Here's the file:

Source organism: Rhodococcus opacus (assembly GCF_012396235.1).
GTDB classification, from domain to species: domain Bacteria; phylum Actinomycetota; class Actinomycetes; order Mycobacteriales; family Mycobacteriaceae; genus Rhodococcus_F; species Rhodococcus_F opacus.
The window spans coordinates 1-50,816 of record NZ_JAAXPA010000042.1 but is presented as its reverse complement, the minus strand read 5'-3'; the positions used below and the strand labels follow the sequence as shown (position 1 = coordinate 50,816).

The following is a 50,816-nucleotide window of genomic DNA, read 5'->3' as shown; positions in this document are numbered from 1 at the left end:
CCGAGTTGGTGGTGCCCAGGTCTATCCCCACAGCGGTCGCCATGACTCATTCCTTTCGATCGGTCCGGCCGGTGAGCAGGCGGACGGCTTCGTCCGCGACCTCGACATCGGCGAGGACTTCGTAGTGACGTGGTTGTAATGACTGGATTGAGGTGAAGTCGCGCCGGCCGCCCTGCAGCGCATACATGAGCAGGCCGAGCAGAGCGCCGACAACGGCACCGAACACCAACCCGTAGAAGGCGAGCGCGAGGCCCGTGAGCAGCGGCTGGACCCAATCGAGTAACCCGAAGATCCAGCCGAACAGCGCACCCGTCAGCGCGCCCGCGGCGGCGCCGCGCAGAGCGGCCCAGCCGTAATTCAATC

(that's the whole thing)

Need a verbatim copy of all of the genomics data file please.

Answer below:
Source organism: Rhodococcus opacus (assembly GCF_012396235.1).
GTDB classification, from domain to species: domain Bacteria; phylum Actinomycetota; class Actinomycetes; order Mycobacteriales; family Mycobacteriaceae; genus Rhodococcus_F; species Rhodococcus_F opacus.
The window spans coordinates 1-50,816 of record NZ_JAAXPA010000042.1 but is presented as its reverse complement, the minus strand read 5'-3'; the positions used below and the strand labels follow the sequence as shown (position 1 = coordinate 50,816).

The following is a 50,816-nucleotide window of genomic DNA, read 5'->3' as shown; positions in this document are numbered from 1 at the left end:
CCGAGTTGGTGGTGCCCAGGTCTATCCCCACAGCGGTCGCCATGACTCATTCCTTTCGATCGGTCCGGCCGGTGAGCAGGCGGACGGCTTCGTCCGCGACCTCGACATCGGCGAGGACTTCGTAGTGACGTGGTTGTAATGACTGGATTGAGGTGAAGTCGCGCCGGCCGCCCTGCAGCGCATACATGAGCAGGCCGAGCAGAGCGCCGACAACGGCACCGAACACCAACCCGTAGAAGGCGAGCGCGAGGCCCGTGAGCAGCGGCTGGACCCAATCGAGTAACCCGAAGATCCAGCCGAACAGCGCACCCGTCAGCGCGCCCGCGGCGGCGCCGCGCAGAGCGGCCCAGCCGTAATTCAATC